30150 - INTRODUCTION TO OPTIONS AND FUTURES
CLEAM - CLEF - BESS-CLES - WBB - BIEF - BIEM - BIG
Course taught in English
Class 31: ALBERTO MANCONI, Class 32: ALBERTO MANCONI
The course aims at providing an understanding of the market for derivatives instruments, and of their uses by corporations and financial institutions. The course also focuses on pricing methodologies and market value calculations. It is assumed that the students have a basic knowledge of the functioning of derivatives (e.g. difference between exchange-traded and OTC products) and of the characteristics and valuation of the underlying assets (e.g. stocks and bonds).
- Contract specifications and uses. Forward prices, forward exchange rates, forward interest rates. Valuation of forward contracts. Basis risk. Optimal hedge ratio.
- Contract specifications, uses, pricing, valuation.
- Main options contracts and their characteristics. Factors influencing option prices. Valuation of options through binomial and Black-Scholes models. Stochastic processes. Greek letters and their role in options strategies. Hedging with options. Volatility smiles.
- Introduction to credit risk and credit default swaps.
There is a written final exam covering all classes. The exam consists of solving a number of problems. To participate in the exam, all students must be enrolled and registered for the exam. No exceptions are allowed.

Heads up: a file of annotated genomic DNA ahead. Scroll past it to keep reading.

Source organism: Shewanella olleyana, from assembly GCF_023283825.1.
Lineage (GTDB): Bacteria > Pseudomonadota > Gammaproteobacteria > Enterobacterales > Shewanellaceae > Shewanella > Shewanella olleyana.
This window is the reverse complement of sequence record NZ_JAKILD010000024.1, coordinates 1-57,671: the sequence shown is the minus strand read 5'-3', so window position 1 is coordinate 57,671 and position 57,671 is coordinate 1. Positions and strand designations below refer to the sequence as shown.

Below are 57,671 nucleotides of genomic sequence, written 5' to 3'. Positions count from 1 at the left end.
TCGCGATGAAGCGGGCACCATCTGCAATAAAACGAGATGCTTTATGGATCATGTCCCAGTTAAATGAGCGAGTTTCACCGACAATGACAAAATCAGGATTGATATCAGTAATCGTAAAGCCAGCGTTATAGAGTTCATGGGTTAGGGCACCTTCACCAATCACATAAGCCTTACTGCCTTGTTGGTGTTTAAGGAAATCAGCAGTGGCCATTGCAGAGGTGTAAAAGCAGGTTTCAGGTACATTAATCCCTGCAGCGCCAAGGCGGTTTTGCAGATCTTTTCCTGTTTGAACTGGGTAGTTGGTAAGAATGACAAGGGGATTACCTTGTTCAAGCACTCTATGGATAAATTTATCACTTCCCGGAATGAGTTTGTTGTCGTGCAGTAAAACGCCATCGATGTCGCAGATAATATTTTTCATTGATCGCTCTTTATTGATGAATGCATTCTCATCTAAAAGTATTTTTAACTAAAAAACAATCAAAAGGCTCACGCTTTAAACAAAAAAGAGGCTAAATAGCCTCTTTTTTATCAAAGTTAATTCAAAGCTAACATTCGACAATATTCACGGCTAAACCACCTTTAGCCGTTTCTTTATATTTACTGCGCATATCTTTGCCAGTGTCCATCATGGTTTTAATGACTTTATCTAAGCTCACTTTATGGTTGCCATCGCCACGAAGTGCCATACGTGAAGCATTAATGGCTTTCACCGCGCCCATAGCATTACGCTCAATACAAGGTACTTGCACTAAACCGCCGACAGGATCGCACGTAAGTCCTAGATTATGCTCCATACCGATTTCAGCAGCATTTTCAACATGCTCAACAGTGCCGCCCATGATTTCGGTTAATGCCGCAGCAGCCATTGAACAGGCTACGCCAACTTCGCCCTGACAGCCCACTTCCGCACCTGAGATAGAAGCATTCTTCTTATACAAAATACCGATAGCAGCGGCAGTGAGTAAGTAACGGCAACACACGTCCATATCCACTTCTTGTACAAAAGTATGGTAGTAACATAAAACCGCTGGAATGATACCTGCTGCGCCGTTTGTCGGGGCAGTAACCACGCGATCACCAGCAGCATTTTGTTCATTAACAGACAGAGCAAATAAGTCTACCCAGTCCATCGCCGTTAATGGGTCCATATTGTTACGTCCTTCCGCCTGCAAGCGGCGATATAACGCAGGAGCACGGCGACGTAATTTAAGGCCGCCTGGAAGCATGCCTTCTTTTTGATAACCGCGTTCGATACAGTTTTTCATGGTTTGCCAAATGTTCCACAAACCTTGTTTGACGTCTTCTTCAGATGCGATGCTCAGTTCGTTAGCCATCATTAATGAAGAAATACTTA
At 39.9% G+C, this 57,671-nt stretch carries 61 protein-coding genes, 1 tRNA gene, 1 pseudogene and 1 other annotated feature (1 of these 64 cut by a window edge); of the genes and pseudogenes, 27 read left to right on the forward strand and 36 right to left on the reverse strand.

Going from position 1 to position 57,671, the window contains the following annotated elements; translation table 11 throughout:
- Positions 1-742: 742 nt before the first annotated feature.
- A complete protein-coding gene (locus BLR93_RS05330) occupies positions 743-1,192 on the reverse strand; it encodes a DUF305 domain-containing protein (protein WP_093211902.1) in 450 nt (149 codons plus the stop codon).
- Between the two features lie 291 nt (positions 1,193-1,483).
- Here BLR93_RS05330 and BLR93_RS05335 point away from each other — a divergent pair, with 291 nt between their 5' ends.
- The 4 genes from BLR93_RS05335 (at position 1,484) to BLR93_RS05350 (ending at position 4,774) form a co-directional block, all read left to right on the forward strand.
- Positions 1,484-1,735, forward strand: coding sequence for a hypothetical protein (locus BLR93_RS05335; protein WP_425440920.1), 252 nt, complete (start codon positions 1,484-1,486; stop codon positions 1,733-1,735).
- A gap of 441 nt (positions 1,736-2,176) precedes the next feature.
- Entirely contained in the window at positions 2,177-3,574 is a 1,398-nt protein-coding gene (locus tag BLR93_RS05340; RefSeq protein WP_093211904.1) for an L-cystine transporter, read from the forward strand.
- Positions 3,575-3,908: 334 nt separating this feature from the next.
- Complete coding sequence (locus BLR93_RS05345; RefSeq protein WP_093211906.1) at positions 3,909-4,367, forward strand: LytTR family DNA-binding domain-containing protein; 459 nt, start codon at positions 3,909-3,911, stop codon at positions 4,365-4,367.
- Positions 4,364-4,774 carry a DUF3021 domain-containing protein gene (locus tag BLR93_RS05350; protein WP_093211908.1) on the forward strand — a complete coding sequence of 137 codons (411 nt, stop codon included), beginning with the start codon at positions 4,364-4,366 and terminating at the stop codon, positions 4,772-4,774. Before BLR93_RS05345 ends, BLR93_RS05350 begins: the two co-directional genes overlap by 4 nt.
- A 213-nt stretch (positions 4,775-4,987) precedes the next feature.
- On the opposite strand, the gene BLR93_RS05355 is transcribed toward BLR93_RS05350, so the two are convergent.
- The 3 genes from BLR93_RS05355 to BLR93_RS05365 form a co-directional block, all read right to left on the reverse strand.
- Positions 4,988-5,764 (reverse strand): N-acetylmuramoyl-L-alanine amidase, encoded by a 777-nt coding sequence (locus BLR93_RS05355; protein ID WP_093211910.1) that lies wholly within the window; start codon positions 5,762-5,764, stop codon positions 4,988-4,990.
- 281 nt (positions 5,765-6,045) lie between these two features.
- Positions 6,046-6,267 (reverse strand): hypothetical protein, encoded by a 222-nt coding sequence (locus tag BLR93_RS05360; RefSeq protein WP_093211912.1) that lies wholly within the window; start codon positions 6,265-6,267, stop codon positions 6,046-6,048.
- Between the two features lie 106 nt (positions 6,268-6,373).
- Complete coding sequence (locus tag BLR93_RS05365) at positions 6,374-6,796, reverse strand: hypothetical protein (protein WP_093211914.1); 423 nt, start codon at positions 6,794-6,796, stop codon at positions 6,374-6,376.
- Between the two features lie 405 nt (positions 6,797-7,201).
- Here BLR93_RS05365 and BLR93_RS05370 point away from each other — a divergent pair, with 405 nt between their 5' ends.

- J. HULL, Options, Futures, and Other Derivatives, Prentice Hall.
- J. HULL, Options, Futures, and Other Derivatives – Solutions Manual, Prentice Hall.
This is a rigorous, hands-on introduction to derivatives. It is a challenging course: a passion for finance or a prior acquaintance with the world of investment will not be sufficient to earn a passing grade. A good understanding of financial economics, and a solid knowledge of financial mathematics and statistics, on the other hand, will go a long way. We will assume that the students are entirely familiar with the mathematics of interest rates (discounting/compounding, equivalence of rates at different maturities), with basic statistics (expected values, standard deviation/variance, ordinary least squares), and calculus (limits, differentials, differentiation, Taylor expansions, partial differentiation, optimization, basic integration). While a small number of concepts may be refreshed in class, it is the students’ responsibility to ensure that they are comfortable with these notions.